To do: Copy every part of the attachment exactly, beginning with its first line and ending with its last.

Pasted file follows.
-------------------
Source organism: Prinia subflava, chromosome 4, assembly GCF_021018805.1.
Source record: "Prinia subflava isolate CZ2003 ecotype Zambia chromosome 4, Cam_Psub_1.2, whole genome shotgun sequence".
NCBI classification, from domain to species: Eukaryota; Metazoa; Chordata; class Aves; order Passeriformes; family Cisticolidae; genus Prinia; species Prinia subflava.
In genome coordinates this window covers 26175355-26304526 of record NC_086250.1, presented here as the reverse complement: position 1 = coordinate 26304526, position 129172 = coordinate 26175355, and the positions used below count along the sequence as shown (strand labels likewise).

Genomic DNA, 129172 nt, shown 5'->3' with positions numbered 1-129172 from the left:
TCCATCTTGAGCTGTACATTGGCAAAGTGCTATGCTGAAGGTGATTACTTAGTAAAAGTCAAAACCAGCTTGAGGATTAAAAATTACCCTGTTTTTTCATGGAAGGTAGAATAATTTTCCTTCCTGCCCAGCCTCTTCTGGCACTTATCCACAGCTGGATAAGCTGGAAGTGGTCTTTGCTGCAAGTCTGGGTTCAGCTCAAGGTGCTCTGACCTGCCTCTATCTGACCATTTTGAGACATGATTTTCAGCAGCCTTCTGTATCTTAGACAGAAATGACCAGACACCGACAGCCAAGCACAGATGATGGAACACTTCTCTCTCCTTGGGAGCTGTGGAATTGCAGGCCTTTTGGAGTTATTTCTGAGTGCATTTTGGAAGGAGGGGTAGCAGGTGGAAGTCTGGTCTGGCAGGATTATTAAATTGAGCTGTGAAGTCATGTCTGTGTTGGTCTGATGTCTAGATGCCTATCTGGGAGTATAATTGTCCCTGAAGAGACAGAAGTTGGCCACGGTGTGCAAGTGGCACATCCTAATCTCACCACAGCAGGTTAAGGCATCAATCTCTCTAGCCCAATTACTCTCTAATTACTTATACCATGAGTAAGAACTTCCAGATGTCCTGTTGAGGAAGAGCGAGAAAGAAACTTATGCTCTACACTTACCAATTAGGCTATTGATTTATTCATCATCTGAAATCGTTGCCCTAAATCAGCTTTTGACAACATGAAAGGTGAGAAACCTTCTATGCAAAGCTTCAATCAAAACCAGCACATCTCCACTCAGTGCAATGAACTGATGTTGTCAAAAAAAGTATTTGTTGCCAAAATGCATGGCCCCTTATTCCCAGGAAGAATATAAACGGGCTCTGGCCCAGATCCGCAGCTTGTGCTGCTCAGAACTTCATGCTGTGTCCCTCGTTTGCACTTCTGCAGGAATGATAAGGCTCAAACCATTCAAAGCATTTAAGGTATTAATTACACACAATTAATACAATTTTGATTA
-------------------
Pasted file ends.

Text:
Source organism: Prinia subflava, chromosome 4, assembly GCF_021018805.1.
Source record: "Prinia subflava isolate CZ2003 ecotype Zambia chromosome 4, Cam_Psub_1.2, whole genome shotgun sequence".
NCBI classification, from domain to species: Eukaryota; Metazoa; Chordata; class Aves; order Passeriformes; family Cisticolidae; genus Prinia; species Prinia subflava.
In genome coordinates this window covers 26175355-26304526 of record NC_086250.1, presented here as the reverse complement: position 1 = coordinate 26304526, position 129172 = coordinate 26175355, and the positions used below count along the sequence as shown (strand labels likewise).

Genomic DNA, 129172 nt, shown 5'->3' with positions numbered 1-129172 from the left:
TCCATCTTGAGCTGTACATTGGCAAAGTGCTATGCTGAAGGTGATTACTTAGTAAAAGTCAAAACCAGCTTGAGGATTAAAAATTACCCTGTTTTTTCATGGAAGGTAGAATAATTTTCCTTCCTGCCCAGCCTCTTCTGGCACTTATCCACAGCTGGATAAGCTGGAAGTGGTCTTTGCTGCAAGTCTGGGTTCAGCTCAAGGTGCTCTGACCTGCCTCTATCTGACCATTTTGAGACATGATTTTCAGCAGCCTTCTGTATCTTAGACAGAAATGACCAGACACCGACAGCCAAGCACAGATGATGGAACACTTCTCTCTCCTTGGGAGCTGTGGAATTGCAGGCCTTTTGGAGTTATTTCTGAGTGCATTTTGGAAGGAGGGGTAGCAGGTGGAAGTCTGGTCTGGCAGGATTATTAAATTGAGCTGTGAAGTCATGTCTGTGTTGGTCTGATGTCTAGATGCCTATCTGGGAGTATAATTGTCCCTGAAGAGACAGAAGTTGGCCACGGTGTGCAAGTGGCACATCCTAATCTCACCACAGCAGGTTAAGGCATCAATCTCTCTAGCCCAATTACTCTCTAATTACTTATACCATGAGTAAGAACTTCCAGATGTCCTGTTGAGGAAGAGCGAGAAAGAAACTTATGCTCTACACTTACCAATTAGGCTATTGATTTATTCATCATCTGAAATCGTTGCCCTAAATCAGCTTTTGACAACATGAAAGGTGAGAAACCTTCTATGCAAAGCTTCAATCAAAACCAGCACATCTCCACTCAGTGCAATGAACTGATGTTGTCAAAAAAAGTATTTGTTGCCAAAATGCATGGCCCCTTATTCCCAGGAAGAATATAAACGGGCTCTGGCCCAGATCCGCAGCTTGTGCTGCTCAGAACTTCATGCTGTGTCCCTCGTTTGCACTTCTGCAGGAATGATAAGGCTCAAACCATTCAAAGCATTTAAGGTATTAATTACACACAATTAATACAATTTTGATTA